By: Dan McDonald, User Research Lead
In today’s day and age, modernization is the name of the game. Businesses are always looking to what’s next, trying to stay ahead of the competition and on top of constantly emerging technological solutions. The COVID-19 pandemic’s in-person restrictions amplified and
accelerated these changes, incorporating technology into places in quick-serve restaurants, retail storefronts, and other places where it had never existed – and in many cases, keeping it there. While it’s always smart to keep up with the times, this rapid modernization prompted by the pandemic has sometimes left the customer experience at the wayside.
At The ExperienceBuilt Group, we believe it’s not only possible, but necessary, to find the perfect balance of utilizing today’s technologies to optimize processes without losing the human touch that earns customers’ loyalty and keeps them coming back.
There is often a lot of pressure to offer the newest technologies; if you don’t keep up, it can feel like you’re getting left behind. But don’t get caught up in the excitement of potential modernization or efficient solutions and forget about what truly matters most: your customers. There is no business without customers. While touchless delivery and express pickup options are
flooding the market, many people still value human interactions when going out to eat or running errands – in fact, 90% of Americans use customer service as a factor in deciding whether they’ll do business with a company. Truly meaningful customer experiences can’t be made if your customers don’t have any human touch points during their experience with your company. So, when you start implementing modern efficiencies, keep in mind ways you can seamlessly integrate employee interactions throughout.
Restaurants that are enabling table-side delivery or payment with tablets at each booth can still send human servers to bring out plates and check in on how everything’s going. Including a service button on these tablets can also ensure customers don’t feel neglected if they’re having trouble and need assistance. Likewise, QSRs offering mobile ordering can send employees to deliver orders to customers waiting in their car instead of sending diners inside to pick up their orders from a designated order pickup area. Little touchpoints like this add up, ensuring that customers make human connections throughout their experience, even if some processes are modernized.
Before making any major changes to your processes, get to know the current state of your business’ customer service practices and what your customers think of it. It’s essential to understand your business’s customer service reputation before editing processes – if you don’t know where you are, you can’t figure out where you’re going.
If you’re already known for having great CX, be very careful about adjusting systems or processes that might negatively affect it. Connect with customers before making decisions that will impact their customer journey. There’s no better way to understand what experience gaps you need to fill than hearing directly from audiences about how they perceive your business, what they like, and what changes they want to see. There are likely some updates they’d love to be implemented, and others that would stop them from frequenting your business at all.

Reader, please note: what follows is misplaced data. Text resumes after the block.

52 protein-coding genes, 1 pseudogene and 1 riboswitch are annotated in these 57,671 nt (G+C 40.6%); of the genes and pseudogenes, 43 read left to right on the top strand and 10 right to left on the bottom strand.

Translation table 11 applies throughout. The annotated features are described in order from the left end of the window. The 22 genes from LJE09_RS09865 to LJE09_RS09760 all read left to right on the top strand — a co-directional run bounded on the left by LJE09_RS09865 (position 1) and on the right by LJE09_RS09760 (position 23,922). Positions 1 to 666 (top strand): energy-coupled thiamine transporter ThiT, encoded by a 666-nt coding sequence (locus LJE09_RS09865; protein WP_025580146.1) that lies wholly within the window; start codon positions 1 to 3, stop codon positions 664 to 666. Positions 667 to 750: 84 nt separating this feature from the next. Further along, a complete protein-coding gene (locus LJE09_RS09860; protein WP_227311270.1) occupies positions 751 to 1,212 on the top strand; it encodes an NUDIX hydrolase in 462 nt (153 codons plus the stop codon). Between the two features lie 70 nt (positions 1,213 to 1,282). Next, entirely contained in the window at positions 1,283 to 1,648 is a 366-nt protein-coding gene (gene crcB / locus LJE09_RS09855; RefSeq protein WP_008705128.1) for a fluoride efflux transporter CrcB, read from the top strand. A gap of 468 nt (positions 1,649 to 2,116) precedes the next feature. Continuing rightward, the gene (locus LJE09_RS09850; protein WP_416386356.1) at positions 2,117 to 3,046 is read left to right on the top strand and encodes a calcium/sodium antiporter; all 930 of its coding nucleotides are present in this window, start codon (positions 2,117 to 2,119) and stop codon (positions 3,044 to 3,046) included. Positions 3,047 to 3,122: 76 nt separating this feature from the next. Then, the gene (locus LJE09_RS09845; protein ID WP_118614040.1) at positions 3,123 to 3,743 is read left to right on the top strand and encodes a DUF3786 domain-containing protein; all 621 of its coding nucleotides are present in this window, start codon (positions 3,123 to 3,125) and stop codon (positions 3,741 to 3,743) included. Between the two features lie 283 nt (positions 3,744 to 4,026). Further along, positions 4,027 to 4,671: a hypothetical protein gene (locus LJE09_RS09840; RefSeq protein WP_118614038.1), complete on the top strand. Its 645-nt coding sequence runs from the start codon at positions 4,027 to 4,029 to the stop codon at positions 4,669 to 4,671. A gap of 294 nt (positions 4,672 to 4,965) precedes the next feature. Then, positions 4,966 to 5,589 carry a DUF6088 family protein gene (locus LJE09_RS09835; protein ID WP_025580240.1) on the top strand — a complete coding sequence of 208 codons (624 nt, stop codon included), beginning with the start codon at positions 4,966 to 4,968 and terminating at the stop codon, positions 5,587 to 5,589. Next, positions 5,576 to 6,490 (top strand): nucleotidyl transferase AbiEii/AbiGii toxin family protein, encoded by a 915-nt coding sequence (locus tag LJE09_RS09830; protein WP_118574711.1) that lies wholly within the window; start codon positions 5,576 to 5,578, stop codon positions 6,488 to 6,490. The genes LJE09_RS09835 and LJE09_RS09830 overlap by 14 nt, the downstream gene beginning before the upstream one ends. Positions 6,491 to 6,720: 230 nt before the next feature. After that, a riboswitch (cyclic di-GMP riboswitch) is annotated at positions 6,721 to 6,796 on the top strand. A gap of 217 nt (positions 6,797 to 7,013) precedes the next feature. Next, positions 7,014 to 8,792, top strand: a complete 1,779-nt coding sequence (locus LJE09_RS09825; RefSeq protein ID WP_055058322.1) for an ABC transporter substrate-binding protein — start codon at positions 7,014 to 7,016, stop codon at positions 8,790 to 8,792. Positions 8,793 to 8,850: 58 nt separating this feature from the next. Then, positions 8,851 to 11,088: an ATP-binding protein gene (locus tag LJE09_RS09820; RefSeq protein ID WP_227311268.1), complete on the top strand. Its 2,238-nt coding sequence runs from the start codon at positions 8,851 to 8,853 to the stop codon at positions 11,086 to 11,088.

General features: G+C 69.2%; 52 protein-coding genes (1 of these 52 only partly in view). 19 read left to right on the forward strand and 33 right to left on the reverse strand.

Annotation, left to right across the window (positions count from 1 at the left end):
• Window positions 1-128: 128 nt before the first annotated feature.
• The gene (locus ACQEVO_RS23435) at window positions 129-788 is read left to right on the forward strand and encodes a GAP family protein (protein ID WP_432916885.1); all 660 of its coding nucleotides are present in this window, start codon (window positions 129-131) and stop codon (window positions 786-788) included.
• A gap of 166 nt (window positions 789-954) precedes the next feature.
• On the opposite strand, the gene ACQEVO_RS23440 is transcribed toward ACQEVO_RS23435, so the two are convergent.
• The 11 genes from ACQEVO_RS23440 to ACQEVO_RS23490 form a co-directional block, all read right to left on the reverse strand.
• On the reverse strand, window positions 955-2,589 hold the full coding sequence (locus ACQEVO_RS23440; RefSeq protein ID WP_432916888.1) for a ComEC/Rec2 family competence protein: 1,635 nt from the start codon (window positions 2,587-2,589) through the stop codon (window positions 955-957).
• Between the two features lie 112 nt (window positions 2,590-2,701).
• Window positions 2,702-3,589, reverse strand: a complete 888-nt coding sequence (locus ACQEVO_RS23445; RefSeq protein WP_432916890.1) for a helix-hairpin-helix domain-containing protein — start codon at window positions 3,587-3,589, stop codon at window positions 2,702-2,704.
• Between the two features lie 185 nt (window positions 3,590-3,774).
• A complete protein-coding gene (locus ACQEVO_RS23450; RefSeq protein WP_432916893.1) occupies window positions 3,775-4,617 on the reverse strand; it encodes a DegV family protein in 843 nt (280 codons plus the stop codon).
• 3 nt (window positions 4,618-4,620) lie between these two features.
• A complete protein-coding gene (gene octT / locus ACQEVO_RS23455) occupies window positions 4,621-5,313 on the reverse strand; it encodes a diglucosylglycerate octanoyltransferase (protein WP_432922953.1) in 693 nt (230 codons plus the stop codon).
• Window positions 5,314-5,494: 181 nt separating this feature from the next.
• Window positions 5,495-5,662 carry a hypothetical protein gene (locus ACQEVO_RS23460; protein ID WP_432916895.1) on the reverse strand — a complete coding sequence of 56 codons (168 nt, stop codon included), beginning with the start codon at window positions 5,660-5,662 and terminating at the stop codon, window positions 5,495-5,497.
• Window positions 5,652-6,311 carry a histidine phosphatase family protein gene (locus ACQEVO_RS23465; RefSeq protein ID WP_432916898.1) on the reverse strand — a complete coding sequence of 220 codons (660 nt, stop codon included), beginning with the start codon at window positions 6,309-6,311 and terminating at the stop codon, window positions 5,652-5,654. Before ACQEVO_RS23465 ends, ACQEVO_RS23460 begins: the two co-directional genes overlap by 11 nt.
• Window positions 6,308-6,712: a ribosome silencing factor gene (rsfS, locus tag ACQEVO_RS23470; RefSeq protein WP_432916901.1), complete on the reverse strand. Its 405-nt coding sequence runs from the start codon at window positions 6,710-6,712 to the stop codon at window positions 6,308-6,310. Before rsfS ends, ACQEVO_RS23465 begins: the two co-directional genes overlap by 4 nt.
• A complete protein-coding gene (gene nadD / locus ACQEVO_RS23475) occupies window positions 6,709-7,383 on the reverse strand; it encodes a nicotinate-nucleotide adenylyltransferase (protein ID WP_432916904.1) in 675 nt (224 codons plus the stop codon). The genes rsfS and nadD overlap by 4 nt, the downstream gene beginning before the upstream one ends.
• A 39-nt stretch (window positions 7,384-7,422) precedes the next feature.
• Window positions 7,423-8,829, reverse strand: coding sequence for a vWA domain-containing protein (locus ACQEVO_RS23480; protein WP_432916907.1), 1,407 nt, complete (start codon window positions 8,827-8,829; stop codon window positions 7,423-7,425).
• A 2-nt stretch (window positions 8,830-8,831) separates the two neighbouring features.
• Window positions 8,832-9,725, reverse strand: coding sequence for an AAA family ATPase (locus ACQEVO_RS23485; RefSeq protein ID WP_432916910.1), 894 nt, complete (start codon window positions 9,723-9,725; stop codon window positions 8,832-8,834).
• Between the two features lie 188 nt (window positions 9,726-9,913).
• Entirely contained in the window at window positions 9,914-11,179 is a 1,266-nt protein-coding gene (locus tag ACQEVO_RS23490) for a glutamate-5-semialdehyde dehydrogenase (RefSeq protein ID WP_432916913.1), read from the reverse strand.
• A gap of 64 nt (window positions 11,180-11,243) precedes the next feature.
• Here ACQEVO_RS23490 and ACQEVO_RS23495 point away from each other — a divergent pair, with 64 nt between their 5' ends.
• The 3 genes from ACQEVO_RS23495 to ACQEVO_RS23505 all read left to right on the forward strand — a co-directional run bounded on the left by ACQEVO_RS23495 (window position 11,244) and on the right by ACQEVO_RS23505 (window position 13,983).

Here are the keys we found to modernizing while maintaining customer experiences:
Be More Than a Restaurant
While customers are interested in streamlined experiences, an overly modernized approach can leave them disconnected from your brand. Although it can be tempting to go all-in on efficient processes, these can also often reduce employees’ time and energy spent on customer service. Customers may have faster, more efficient experiences ordering from a kiosk rather than a worker, but their experiences can feel impersonal and transactional. The extra time and effort it takes to make sure regulars are seeing their favorite employees or can ask for substitutions in their meals mean that your brand is so much more than a QSR to its customers – it’s a place where they feel taken care of and can enjoy human connection.
Don’t Drop CX
On the other side, some businesses aren’t proud of their current customer experience and may decide to go all in on impersonal technological updates to optimize efficiencies, as they consider
CX optimization to have been given up on long ago. But just because your customer service needs some work doesn’t mean you should give up on it altogether. Instead of leaning further into integrating more tech, figure out how to integrate more people. Start making little changes, one at a time, to make more meaningful connections between your customers and the touch points they experience during their time with you. It can be tempting to get ahead of the game in regard to tech upgrades, but “advancing” faster than everyone else isn’t necessarily a good thing. There will always be the next new technology, but investing in customer relationships creates lifelong loyalty that’s more valuable than anything you can buy.
Walk the Line Between Efficiency and Experience
Outside of technology modernization, there are other ways companies try to stay with the times, like store or restaurant layout redesigns. Finding the right balance in these updates can be tricky, as many of the changes that may be made for efficiency’s sake might also take away from the customer experience. Using our QSR example again, new layouts that spread the employees out in the back room to help streamline order fulfillment mean that most employees aren’t on the floor anymore, giving the restaurant an empty, minimal feeling. This can be a disrupting and disappointing change for customers who look forward to visiting with their favorite employees. Don’t rely entirely on functionality when designing layout updates. You have to consider the service journey, and find the fine line between efficiency and experience.